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Human settlement and landscape transformation in the Brazilian Amazon

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Author(s):
Gabriel Henrique Lui
Total Authors: 1
Document type: Master's Dissertation
Press: Piracicaba.
Institution: Universidade de São Paulo (USP). Escola Superior de Agricultura Luiz de Queiroz
Defense date:
Examining board members:
Silvia Maria Guerra Molina; William Lockert Balee; Maria Victoria Ramos Ballester
Advisor: Silvia Maria Guerra Molina
Abstract

In this planet, very few environments are free from anthropogenic disturb. The prehistoric populations used to play significant roles for the formation of some kind of landscapes; the consequences of their actions contributed to the present landscape characteristics. At the Amazon, these transformations are inferred from anthropogenic vestiges, such as: (1) burned areas in the forest; (2) human settlements; (3) managed forest islands; (4) geometrical ditches; (5) dark soils; (6) raised fields; (7) transportation and communication networks; (8) water and fish management structures; among others. The established ways of natural resources uses by pre- Columbian population were looked to down since European colonization in the sixteenth century. The introduction of new tools and cultural shock given by European settlers changed the level of energy necessary to human productive activities, changing the population ways of life. From the middle of the twentieth century, the diffusion of institutional settlement programs led to new motivations for landscape transformation, through which the extraction of forest products has become secondary activity, and give rise to a logic of forest suppression and introduction of new production lines to external context. Furthermore, the land was delimited as private properties, which would only be recognized after forest removal in order to start productive activities. Therefore, there was an exponential growth in space-time scale of landscape transformations. Through complementation and interface among evolutionary, historical and social perspectives, this work has proposed to characterize the different settlement dynamics in the Amazon landscapes, since the arrival of human beings up to now, in order to understand how the development of social organization and technologies was able to change the landscapes in the past, and how they do it today. The data were analyzed as a temporal sequencing. Three distinct settlement dynamics were characterized and nominated considering different levels of landscape transformation, along the historical contexts of the studied periods in this work: (1) Dynamic of Diversification (9000 BC to 1600 AD); (2) Dynamic of Simplification (1600 AD to 1960 AD); and (3) Dynamic of Suppression (from 1960 AD on). A conclusion was assumed that landscape concept depends on the existence of two elements: nature and mankind. While these two elements coexist, the landscape will always be present, despite their characteristics. Thus, in 11000 years of coexistence between mankind and Amazon forest it was not threatened the landscape sustainability, but the sustainability of the societies themselves. This complex ecological, social and economical situation which Amazon is currently undergoing has as main characteristic the presence of 85% of this area in good conservation conditions. Such ratio gives to Brazil the responsibility to develop new environmental management techniques that consider the regional specificities, matching sustained economic development of the nation and conservation of the most important tropical forest of the world. (AU)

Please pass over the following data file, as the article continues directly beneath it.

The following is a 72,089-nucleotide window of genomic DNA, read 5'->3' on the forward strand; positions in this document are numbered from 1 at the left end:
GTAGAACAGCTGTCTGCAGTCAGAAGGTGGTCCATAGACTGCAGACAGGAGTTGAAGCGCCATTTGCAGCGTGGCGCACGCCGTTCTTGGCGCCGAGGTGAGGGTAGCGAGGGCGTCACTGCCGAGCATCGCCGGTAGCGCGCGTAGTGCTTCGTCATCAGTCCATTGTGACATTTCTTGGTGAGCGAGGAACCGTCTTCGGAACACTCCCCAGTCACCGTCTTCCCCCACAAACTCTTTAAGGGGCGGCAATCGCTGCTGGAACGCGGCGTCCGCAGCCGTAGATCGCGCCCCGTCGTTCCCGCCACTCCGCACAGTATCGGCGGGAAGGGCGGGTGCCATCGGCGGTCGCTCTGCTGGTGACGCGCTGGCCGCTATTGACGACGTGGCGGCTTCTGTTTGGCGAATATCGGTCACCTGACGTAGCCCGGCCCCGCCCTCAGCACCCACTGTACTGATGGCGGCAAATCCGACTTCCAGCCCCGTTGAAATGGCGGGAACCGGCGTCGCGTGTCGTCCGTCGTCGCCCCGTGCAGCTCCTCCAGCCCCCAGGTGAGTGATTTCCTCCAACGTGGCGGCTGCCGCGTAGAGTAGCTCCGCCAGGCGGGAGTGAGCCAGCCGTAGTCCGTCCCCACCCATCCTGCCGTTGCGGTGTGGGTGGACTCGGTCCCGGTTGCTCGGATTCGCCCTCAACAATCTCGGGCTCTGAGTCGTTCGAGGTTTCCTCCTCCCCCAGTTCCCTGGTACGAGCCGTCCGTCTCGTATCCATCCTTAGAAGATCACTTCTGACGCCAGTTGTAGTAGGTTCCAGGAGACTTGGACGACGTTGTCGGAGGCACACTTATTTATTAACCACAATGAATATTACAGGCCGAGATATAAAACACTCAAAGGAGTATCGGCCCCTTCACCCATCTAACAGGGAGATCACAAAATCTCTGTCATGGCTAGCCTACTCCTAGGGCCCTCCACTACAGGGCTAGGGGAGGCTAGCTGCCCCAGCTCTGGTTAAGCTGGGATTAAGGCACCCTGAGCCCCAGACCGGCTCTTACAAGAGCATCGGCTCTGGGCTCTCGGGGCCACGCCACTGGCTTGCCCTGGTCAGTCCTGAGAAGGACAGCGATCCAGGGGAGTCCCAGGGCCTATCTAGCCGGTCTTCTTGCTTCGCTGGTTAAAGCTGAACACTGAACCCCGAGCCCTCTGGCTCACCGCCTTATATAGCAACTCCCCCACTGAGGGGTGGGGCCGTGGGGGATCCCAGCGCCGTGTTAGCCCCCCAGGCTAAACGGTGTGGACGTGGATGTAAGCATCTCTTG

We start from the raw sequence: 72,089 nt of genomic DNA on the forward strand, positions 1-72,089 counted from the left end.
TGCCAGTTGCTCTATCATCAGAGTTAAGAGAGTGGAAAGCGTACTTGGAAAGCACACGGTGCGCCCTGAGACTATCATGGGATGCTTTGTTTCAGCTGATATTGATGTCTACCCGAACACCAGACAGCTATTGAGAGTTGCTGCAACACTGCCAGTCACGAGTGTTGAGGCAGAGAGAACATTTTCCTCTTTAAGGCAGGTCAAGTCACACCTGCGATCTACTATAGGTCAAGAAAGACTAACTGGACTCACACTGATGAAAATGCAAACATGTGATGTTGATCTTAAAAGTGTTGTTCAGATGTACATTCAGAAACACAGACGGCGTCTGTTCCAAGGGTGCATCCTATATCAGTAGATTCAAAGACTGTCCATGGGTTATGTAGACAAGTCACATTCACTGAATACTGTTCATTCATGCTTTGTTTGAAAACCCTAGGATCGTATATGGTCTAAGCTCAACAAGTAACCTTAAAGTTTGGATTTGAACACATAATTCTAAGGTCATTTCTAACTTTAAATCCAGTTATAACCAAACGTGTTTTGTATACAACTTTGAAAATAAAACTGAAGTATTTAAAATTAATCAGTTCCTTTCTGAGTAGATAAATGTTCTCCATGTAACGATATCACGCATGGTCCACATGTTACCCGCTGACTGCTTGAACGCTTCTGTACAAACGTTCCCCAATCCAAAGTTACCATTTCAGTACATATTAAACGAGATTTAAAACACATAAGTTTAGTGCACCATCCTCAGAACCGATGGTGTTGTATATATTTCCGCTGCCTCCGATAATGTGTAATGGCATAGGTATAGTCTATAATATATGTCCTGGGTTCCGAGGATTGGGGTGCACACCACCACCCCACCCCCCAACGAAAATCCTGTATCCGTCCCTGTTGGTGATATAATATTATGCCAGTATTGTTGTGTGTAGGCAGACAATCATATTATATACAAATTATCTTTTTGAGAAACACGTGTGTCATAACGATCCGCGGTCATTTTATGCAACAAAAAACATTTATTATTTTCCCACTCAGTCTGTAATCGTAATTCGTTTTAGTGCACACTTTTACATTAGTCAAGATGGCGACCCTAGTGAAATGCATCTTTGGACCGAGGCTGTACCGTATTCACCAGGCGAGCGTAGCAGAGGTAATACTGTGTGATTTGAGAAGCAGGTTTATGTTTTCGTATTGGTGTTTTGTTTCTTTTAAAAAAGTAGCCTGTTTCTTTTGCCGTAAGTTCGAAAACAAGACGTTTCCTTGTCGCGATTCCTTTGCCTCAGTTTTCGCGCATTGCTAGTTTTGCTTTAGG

FAPESP's process: 06/54927-4 - Dynamics of human settlement in the Brazilian Amazon: evolution of modes of production and subsistence models as factors of landscape transformation
Grantee:Gabriel Henrique Lui
Support type: Scholarships in Brazil - Master